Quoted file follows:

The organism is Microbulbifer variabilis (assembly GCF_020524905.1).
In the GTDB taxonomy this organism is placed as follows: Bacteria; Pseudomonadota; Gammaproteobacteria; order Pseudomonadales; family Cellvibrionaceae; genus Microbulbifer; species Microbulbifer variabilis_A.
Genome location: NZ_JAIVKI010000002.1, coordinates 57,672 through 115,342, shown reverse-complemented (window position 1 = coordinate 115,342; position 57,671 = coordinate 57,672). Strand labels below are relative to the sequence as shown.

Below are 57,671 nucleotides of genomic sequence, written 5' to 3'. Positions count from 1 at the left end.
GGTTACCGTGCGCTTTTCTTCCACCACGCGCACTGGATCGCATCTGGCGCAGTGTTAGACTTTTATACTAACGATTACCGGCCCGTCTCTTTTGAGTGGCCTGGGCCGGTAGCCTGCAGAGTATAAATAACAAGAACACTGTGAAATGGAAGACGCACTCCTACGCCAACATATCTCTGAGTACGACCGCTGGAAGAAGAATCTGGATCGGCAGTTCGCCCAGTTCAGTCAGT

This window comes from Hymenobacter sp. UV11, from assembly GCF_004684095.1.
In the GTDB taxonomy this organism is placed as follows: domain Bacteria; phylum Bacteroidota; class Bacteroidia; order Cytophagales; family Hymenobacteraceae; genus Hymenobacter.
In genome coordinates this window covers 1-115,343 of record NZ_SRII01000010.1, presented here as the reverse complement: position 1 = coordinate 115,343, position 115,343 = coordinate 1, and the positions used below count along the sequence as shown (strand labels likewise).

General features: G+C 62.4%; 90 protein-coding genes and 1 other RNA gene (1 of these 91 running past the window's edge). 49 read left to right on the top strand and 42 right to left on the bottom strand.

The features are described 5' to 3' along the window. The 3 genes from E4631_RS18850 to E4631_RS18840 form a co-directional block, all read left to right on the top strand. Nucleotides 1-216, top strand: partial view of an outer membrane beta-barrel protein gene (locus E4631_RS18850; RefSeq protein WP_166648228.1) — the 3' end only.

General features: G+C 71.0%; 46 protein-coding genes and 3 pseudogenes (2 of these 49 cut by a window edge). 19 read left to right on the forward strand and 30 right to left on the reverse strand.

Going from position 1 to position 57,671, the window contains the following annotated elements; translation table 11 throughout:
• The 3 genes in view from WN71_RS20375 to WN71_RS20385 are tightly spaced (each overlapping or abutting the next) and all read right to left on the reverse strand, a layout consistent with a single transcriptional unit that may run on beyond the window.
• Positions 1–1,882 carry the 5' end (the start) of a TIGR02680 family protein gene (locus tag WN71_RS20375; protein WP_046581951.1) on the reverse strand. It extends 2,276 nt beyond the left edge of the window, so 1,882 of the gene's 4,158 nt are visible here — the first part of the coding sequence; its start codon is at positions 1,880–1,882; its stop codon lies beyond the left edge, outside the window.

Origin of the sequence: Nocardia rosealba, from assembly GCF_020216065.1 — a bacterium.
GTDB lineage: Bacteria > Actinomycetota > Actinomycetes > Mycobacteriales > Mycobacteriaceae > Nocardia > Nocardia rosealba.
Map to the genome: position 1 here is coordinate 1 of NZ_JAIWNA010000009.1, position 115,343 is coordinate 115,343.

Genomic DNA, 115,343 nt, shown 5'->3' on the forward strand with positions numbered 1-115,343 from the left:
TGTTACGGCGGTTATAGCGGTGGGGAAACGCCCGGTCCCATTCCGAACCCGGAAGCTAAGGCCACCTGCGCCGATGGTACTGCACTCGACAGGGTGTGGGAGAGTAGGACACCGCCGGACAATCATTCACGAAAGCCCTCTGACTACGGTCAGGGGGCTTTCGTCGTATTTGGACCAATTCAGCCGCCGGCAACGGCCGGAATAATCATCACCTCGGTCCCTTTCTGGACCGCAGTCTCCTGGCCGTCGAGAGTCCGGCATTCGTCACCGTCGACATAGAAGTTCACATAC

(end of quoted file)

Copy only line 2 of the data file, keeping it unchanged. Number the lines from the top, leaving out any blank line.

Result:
In the GTDB taxonomy this organism is placed as follows: Bacteria; Pseudomonadota; Gammaproteobacteria; order Pseudomonadales; family Cellvibrionaceae; genus Microbulbifer; species Microbulbifer variabilis_A.